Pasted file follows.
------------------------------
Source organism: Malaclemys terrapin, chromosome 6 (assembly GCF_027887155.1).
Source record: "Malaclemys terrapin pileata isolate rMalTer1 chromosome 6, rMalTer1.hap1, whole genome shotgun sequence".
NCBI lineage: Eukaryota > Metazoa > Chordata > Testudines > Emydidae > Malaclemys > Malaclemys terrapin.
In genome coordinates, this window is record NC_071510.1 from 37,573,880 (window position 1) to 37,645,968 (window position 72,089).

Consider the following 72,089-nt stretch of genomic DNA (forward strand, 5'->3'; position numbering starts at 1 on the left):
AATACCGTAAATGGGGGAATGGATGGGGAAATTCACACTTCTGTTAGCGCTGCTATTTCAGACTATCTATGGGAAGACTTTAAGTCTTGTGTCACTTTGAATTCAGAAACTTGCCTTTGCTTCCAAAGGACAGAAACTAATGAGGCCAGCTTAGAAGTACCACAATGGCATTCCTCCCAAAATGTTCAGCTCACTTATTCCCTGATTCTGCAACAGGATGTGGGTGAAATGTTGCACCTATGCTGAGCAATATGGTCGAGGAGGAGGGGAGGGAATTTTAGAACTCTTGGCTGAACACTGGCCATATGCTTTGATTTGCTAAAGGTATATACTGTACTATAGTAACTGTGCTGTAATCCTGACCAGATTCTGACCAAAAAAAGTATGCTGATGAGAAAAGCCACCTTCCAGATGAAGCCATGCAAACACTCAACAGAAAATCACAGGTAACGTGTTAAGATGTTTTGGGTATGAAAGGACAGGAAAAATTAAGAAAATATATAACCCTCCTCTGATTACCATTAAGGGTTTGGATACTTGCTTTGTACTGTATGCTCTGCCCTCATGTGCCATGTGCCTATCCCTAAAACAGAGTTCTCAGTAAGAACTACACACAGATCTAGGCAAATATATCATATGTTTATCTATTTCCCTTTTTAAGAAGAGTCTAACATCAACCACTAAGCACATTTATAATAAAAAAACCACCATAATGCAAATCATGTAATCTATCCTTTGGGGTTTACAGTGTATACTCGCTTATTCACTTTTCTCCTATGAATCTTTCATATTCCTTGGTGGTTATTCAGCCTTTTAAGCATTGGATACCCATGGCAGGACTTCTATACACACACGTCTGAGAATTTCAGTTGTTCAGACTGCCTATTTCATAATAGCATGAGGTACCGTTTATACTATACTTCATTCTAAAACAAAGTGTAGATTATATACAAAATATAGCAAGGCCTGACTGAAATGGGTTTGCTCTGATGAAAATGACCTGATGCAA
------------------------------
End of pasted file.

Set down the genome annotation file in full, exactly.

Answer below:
Source organism: Malaclemys terrapin, chromosome 6 (assembly GCF_027887155.1).
Source record: "Malaclemys terrapin pileata isolate rMalTer1 chromosome 6, rMalTer1.hap1, whole genome shotgun sequence".
NCBI lineage: Eukaryota > Metazoa > Chordata > Testudines > Emydidae > Malaclemys > Malaclemys terrapin.
In genome coordinates, this window is record NC_071510.1 from 37,573,880 (window position 1) to 37,645,968 (window position 72,089).

Consider the following 72,089-nt stretch of genomic DNA (forward strand, 5'->3'; position numbering starts at 1 on the left):
AATACCGTAAATGGGGGAATGGATGGGGAAATTCACACTTCTGTTAGCGCTGCTATTTCAGACTATCTATGGGAAGACTTTAAGTCTTGTGTCACTTTGAATTCAGAAACTTGCCTTTGCTTCCAAAGGACAGAAACTAATGAGGCCAGCTTAGAAGTACCACAATGGCATTCCTCCCAAAATGTTCAGCTCACTTATTCCCTGATTCTGCAACAGGATGTGGGTGAAATGTTGCACCTATGCTGAGCAATATGGTCGAGGAGGAGGGGAGGGAATTTTAGAACTCTTGGCTGAACACTGGCCATATGCTTTGATTTGCTAAAGGTATATACTGTACTATAGTAACTGTGCTGTAATCCTGACCAGATTCTGACCAAAAAAAGTATGCTGATGAGAAAAGCCACCTTCCAGATGAAGCCATGCAAACACTCAACAGAAAATCACAGGTAACGTGTTAAGATGTTTTGGGTATGAAAGGACAGGAAAAATTAAGAAAATATATAACCCTCCTCTGATTACCATTAAGGGTTTGGATACTTGCTTTGTACTGTATGCTCTGCCCTCATGTGCCATGTGCCTATCCCTAAAACAGAGTTCTCAGTAAGAACTACACACAGATCTAGGCAAATATATCATATGTTTATCTATTTCCCTTTTTAAGAAGAGTCTAACATCAACCACTAAGCACATTTATAATAAAAAAACCACCATAATGCAAATCATGTAATCTATCCTTTGGGGTTTACAGTGTATACTCGCTTATTCACTTTTCTCCTATGAATCTTTCATATTCCTTGGTGGTTATTCAGCCTTTTAAGCATTGGATACCCATGGCAGGACTTCTATACACACACGTCTGAGAATTTCAGTTGTTCAGACTGCCTATTTCATAATAGCATGAGGTACCGTTTATACTATACTTCATTCTAAAACAAAGTGTAGATTATATACAAAATATAGCAAGGCCTGACTGAAATGGGTTTGCTCTGATGAAAATGACCTGATGCAA